{10} We disagree with Defendant and conclude that he should have foreseen that Plaintiff would suffer these particular harms when Defendant failed to pressurize Plaintiff's colon during the laparotomy. At trial, expert testimony indicated that Defendant would have discovered the perforation during the first surgery if he had pressurized the colon. In addition, evidence demonstrated that if the perforation was located in the first surgery, Defendant would have been able to mend it with sutures. Because Defendant waited eleven days, the injured colon tissue began to disintegrate, and the affected part of the colon now required removal rather than a few stitches. In addition, Defendant knew Plaintiff had preexisting hereditary polyposis and that Plaintiff would require additional surgery to take down the colostomy that Defendant unnecessarily created. We conclude that removal of a section of Plaintiff's colon, a colostomy, and additional surgery were foreseeable harms that Plaintiff would suffer when Defendant did not pressurize the colon and, thereby, failed to locate the puncture during the first surgery.

{11} After the colostomy, Plaintiff had several options, including a take-down of the colostomy and reattaching of the colon, or a restorative proctocolectomy (removing the colon and attaching the small intestine to the anus). The heart of Defendant's argument is that the restorative proctocolectomy was an elective procedure unrelated to the colostomy and that he could not expect complications to occur during the restorative proctocolectomy due to Plaintiff's anatomy. We disagree and conclude that the restorative proctocolectomy was related to the colostomy, in that it was among several reasonable options presented to Plaintiff to reverse the colostomy and restore Plaintiff's bowels to a more normal function. Plaintiff's expert, a physician and surgeon, testified that it was foreseeable that a restorative proctocolectomy would be an option for Plaintiff following a colostomy...

To continue reading

Request your trial
18 cases
  • Velasquez v. Regents of N. N.M. Coll.
    • United States
    • Court of Appeals of New Mexico
    • September 28, 2020
    ...¶ 12, 420 P.3d 586 (same), cert. granted , 2018-NMCERT-006 (No. S-1-SC-36918, June 4, 2018); Salopek v. Friedman , 2013-NMCA-087, ¶ 30, 308 P.3d 139 (same); Wachocki v. Bernalillo Cty. Sheriff's Dep't , 2010-NMCA-021, ¶ 48, 147 N.M. 720, 228 P.3d 504 (same), separate holding aff'd , 2011-NM......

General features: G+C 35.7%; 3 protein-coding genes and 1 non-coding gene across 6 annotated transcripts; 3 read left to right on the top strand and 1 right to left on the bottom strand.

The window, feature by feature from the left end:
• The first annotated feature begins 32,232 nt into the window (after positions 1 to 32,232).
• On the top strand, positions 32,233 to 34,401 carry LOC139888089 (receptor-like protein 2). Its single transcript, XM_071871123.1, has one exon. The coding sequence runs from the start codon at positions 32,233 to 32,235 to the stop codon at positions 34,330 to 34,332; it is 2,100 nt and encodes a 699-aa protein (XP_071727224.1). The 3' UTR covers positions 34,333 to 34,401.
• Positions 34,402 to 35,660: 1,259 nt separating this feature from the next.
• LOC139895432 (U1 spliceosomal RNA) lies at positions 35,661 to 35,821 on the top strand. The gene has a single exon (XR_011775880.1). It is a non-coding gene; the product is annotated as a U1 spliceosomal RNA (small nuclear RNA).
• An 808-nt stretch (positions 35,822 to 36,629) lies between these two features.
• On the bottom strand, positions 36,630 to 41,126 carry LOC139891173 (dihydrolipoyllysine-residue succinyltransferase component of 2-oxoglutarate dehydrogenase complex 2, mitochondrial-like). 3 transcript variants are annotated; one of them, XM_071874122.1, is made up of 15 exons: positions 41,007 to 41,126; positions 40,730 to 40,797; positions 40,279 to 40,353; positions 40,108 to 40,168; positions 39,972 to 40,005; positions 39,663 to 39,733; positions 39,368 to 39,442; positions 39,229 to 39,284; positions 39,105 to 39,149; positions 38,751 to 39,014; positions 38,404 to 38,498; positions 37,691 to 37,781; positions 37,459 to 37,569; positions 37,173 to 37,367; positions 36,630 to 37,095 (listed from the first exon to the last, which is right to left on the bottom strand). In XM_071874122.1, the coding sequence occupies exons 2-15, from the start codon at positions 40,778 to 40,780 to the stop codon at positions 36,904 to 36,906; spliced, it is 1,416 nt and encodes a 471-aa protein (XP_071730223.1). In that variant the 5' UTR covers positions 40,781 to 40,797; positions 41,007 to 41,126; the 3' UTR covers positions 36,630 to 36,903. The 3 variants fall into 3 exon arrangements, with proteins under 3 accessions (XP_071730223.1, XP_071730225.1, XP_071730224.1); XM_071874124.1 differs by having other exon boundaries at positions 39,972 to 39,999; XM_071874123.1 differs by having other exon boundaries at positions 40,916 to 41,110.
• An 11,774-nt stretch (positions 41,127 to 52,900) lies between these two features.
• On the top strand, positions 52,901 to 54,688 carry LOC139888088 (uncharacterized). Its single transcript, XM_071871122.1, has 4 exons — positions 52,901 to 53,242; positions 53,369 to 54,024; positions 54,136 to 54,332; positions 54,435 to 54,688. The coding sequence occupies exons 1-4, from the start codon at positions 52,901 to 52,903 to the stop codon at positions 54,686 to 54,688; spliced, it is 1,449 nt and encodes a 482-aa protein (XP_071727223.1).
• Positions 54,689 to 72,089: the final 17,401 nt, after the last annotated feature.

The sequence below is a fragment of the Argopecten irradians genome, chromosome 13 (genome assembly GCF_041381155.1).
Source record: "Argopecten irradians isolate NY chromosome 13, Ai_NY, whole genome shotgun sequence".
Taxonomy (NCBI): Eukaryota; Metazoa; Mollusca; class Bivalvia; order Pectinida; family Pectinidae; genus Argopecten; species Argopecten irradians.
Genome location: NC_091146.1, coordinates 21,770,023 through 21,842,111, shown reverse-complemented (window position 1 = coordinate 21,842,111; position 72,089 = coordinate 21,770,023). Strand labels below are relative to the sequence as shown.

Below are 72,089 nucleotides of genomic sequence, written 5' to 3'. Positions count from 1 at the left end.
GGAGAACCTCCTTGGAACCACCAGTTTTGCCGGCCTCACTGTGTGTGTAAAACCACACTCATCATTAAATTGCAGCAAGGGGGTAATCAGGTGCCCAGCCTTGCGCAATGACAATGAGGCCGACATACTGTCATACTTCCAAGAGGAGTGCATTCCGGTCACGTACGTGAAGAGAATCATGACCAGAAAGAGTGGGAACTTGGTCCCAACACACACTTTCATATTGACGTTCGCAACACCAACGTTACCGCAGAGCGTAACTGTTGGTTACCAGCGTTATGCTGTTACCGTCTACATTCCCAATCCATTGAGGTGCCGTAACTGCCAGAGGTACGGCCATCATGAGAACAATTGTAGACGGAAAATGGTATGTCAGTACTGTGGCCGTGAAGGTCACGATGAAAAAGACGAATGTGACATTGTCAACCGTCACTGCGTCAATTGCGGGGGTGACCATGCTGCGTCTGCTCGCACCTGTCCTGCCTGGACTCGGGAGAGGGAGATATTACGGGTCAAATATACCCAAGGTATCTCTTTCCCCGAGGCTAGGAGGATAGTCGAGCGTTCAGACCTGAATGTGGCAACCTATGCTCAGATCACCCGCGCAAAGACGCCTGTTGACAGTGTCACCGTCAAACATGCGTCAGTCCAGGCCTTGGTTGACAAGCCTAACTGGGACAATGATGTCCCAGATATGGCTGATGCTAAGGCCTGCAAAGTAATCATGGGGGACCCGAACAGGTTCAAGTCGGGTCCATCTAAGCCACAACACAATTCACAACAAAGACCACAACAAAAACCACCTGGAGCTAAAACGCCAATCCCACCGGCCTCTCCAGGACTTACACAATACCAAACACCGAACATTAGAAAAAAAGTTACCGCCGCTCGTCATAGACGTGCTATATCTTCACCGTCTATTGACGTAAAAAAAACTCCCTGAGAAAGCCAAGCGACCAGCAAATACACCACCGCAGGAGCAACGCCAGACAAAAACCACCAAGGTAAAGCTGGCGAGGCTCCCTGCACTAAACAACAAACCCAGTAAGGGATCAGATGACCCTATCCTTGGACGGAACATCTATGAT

• Estate of Saenz v. Ranack Constructors, Inc.
    • United States
    • Court of Appeals of New Mexico
    • August 18, 2015
    ...v. Dexter Consol. Sch., 2000–NMSC–025, ¶ 26, 129 N.M. 436, 10 P.3d 115. Our review is de novo. Salopek v. Friedman, 2013–NMCA–087, ¶ 16, 308 P.3d 139. And while we will resolve doubts in favor of the party claiming prejudice where an instruction is inconsistent with the UJI, Kennedy, 2000–N......
  • Leger v. Leger
    • United States
    • Court of Appeals of New Mexico
    • November 28, 2018
    ...and by establishing a limitation on full recovery for malpractice injury"); see also Salopek v. Friedman , 2013-NMCA-087, ¶¶ 50-58, 308 P.3d 139 (discussing some differences between medical malpractice claims under the MMA and under the common law). It is also at odds with the conclusion of......
  • Molinar v. Larry Reetz Constr., Ltd.
    • United States
    • Court of Appeals of New Mexico
    • August 17, 2017
    ...and holding that compensation is based on "the combined effect of both impairments"). Cf. Salopek v. Friedman , 2013-NMCA-087, ¶¶ 17-22, 308 P.3d 139 (explaining the differences between "aggravation" and "eggshell" theories of liability in tort law). The latter type of injury is the constru......
  • Request a trial to view additional results

VLEX uses login cookies to provide you with a better browsing experience. If you click on 'Accept' or continue browsing this site we consider that you accept our cookie policy. ACCEPT